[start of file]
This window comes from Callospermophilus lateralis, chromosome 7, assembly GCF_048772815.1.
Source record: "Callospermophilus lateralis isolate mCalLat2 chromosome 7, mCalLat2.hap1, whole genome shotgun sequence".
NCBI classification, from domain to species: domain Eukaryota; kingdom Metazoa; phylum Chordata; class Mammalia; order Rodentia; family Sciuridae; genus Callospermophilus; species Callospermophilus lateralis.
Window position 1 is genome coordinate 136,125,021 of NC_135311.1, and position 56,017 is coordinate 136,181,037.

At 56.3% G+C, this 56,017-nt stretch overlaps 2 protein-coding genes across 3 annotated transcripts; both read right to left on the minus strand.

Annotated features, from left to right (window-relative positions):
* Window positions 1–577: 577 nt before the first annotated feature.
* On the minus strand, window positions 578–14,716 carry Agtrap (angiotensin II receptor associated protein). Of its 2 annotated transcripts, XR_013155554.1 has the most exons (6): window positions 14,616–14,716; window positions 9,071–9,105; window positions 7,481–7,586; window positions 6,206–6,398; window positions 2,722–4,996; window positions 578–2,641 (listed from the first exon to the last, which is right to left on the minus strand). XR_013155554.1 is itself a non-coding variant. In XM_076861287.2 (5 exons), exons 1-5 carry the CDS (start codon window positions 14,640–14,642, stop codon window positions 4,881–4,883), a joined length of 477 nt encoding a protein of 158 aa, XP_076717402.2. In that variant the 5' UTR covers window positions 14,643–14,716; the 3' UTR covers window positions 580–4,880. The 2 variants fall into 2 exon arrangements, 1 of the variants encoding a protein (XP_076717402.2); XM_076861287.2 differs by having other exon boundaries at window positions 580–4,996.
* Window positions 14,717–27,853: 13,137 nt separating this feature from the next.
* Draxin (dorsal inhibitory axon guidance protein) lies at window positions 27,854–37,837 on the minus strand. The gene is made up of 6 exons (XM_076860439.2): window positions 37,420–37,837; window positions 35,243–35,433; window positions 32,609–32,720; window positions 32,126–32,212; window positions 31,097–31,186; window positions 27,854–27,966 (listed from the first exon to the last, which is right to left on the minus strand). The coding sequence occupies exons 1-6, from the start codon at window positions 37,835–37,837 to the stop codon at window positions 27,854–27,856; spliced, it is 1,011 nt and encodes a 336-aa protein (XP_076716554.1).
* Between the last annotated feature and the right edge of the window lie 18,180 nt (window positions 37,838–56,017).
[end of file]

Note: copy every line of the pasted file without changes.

This window comes from Callospermophilus lateralis, chromosome 7, assembly GCF_048772815.1.
Source record: "Callospermophilus lateralis isolate mCalLat2 chromosome 7, mCalLat2.hap1, whole genome shotgun sequence".
NCBI classification, from domain to species: domain Eukaryota; kingdom Metazoa; phylum Chordata; class Mammalia; order Rodentia; family Sciuridae; genus Callospermophilus; species Callospermophilus lateralis.
Window position 1 is genome coordinate 136,125,021 of NC_135311.1, and position 56,017 is coordinate 136,181,037.

At 56.3% G+C, this 56,017-nt stretch overlaps 2 protein-coding genes across 3 annotated transcripts; both read right to left on the minus strand.

Annotated features, from left to right (window-relative positions):
* Window positions 1–577: 577 nt before the first annotated feature.
* On the minus strand, window positions 578–14,716 carry Agtrap (angiotensin II receptor associated protein). Of its 2 annotated transcripts, XR_013155554.1 has the most exons (6): window positions 14,616–14,716; window positions 9,071–9,105; window positions 7,481–7,586; window positions 6,206–6,398; window positions 2,722–4,996; window positions 578–2,641 (listed from the first exon to the last, which is right to left on the minus strand). XR_013155554.1 is itself a non-coding variant. In XM_076861287.2 (5 exons), exons 1-5 carry the CDS (start codon window positions 14,640–14,642, stop codon window positions 4,881–4,883), a joined length of 477 nt encoding a protein of 158 aa, XP_076717402.2. In that variant the 5' UTR covers window positions 14,643–14,716; the 3' UTR covers window positions 580–4,880. The 2 variants fall into 2 exon arrangements, 1 of the variants encoding a protein (XP_076717402.2); XM_076861287.2 differs by having other exon boundaries at window positions 580–4,996.
* Window positions 14,717–27,853: 13,137 nt separating this feature from the next.
* Draxin (dorsal inhibitory axon guidance protein) lies at window positions 27,854–37,837 on the minus strand. The gene is made up of 6 exons (XM_076860439.2): window positions 37,420–37,837; window positions 35,243–35,433; window positions 32,609–32,720; window positions 32,126–32,212; window positions 31,097–31,186; window positions 27,854–27,966 (listed from the first exon to the last, which is right to left on the minus strand). The coding sequence occupies exons 1-6, from the start codon at window positions 37,835–37,837 to the stop codon at window positions 27,854–27,856; spliced, it is 1,011 nt and encodes a 336-aa protein (XP_076716554.1).
* Between the last annotated feature and the right edge of the window lie 18,180 nt (window positions 37,838–56,017).